Choose your shipping method in Checkout. Costs may vary based on destination.
New. Sewn binding. Paper over boards. 352 p. Mint Editions. In Stock. 100% Money Back Guarantee. Brand New, Perfect Condition, allow 4-14 business days for standard shipping. To Alaska, Hawaii, U.S. protectorate, P.O. box, and APO/FPO addresses allow 4-28 business days for Standard shipping. No expedited shipping. All orders placed with expedited shipping will be cancelled. Over 3, 000, 000 happy customers.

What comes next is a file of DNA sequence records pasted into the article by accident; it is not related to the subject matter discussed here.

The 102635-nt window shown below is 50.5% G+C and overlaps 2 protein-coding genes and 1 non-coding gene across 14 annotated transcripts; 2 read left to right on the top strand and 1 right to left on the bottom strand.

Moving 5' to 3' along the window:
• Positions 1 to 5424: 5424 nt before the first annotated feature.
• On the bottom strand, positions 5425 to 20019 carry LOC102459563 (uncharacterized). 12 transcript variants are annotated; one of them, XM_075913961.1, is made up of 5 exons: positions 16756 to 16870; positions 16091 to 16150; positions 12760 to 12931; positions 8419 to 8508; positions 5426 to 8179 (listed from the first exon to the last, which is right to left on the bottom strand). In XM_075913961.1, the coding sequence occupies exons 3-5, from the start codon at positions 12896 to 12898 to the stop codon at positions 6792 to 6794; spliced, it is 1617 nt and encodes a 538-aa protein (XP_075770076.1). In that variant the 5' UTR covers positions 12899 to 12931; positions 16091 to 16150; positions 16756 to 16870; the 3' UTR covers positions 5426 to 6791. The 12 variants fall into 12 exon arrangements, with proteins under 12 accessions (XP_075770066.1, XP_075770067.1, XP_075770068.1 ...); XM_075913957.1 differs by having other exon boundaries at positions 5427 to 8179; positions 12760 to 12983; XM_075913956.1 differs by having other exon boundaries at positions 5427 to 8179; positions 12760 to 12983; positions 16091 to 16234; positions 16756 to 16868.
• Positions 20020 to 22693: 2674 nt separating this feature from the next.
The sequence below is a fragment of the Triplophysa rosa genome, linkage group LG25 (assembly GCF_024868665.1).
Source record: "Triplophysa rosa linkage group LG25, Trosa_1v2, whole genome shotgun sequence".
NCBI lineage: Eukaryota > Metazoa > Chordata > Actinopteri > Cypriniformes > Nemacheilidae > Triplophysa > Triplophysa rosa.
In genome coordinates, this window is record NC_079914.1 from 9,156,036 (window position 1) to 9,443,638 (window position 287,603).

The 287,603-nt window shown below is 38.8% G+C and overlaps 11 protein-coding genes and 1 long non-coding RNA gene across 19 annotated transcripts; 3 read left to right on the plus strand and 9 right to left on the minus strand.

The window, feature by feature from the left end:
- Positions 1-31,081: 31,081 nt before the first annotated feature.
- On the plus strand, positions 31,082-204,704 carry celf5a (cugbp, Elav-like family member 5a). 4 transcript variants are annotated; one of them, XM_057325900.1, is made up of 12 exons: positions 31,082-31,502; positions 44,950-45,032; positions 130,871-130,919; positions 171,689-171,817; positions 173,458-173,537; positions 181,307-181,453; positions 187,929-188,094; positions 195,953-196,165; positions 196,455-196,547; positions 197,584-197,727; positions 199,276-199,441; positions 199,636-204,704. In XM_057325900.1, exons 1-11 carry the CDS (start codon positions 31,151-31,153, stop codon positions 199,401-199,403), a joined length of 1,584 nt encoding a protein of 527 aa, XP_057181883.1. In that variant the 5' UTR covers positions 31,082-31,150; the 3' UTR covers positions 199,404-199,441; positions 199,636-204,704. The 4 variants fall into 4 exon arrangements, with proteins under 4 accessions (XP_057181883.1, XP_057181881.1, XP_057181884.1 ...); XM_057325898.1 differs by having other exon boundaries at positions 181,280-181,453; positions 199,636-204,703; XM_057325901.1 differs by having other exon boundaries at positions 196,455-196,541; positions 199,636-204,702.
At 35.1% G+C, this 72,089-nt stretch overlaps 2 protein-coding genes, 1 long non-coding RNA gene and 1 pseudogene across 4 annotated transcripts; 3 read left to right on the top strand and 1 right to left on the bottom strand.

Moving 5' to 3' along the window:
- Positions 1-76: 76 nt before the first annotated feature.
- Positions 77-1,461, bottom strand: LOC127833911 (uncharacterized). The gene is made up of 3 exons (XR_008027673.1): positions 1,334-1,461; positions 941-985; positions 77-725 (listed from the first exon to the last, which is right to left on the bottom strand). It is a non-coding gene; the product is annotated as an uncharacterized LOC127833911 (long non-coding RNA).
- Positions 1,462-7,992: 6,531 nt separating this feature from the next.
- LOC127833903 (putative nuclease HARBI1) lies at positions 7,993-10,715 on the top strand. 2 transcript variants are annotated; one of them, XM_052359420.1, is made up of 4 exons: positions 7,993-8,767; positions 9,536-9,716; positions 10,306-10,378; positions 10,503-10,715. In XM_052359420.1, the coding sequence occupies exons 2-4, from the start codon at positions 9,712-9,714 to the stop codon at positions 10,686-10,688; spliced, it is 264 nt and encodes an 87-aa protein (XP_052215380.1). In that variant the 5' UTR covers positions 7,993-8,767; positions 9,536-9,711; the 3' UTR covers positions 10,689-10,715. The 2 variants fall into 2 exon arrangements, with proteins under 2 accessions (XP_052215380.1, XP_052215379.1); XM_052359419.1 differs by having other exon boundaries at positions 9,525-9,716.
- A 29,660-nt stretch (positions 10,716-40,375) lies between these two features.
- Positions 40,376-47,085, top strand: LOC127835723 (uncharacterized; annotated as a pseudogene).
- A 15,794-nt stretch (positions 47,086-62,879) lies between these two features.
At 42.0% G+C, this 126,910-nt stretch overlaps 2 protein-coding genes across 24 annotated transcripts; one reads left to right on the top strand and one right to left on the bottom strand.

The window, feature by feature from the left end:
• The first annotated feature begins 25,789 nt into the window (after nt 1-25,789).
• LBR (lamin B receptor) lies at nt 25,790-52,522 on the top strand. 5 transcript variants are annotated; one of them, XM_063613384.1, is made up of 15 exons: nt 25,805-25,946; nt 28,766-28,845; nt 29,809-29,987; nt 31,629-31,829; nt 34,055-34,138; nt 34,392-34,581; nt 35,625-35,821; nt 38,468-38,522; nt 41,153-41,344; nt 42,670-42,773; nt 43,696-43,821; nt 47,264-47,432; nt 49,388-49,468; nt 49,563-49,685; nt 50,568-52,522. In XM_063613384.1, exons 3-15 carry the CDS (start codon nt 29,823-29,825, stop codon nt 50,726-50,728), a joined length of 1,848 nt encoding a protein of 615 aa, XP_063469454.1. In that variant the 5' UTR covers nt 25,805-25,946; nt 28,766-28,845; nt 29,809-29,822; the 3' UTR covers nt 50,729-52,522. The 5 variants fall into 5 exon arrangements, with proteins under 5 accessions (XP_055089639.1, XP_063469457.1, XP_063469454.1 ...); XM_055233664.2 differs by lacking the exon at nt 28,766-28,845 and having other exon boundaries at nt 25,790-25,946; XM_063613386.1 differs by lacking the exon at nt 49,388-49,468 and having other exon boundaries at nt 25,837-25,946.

Buy it. Locke's anthology is an astounding collection of the period and belongs in every Harlem Renaissance buff's personal library. Beware of misinformed reviewers. What is important to remember is that Locke was indeed black, NOT white, and that like so many other black writers of the Renaissance and the generations that came after them, broken relationships between former friends should never reduce the significance of their individual contributions. If we boycotted every book because of perceived "sellouts," we'd have very few books on our shelves.
May 18, 2010
Boycott this book all Langston Hughes Fans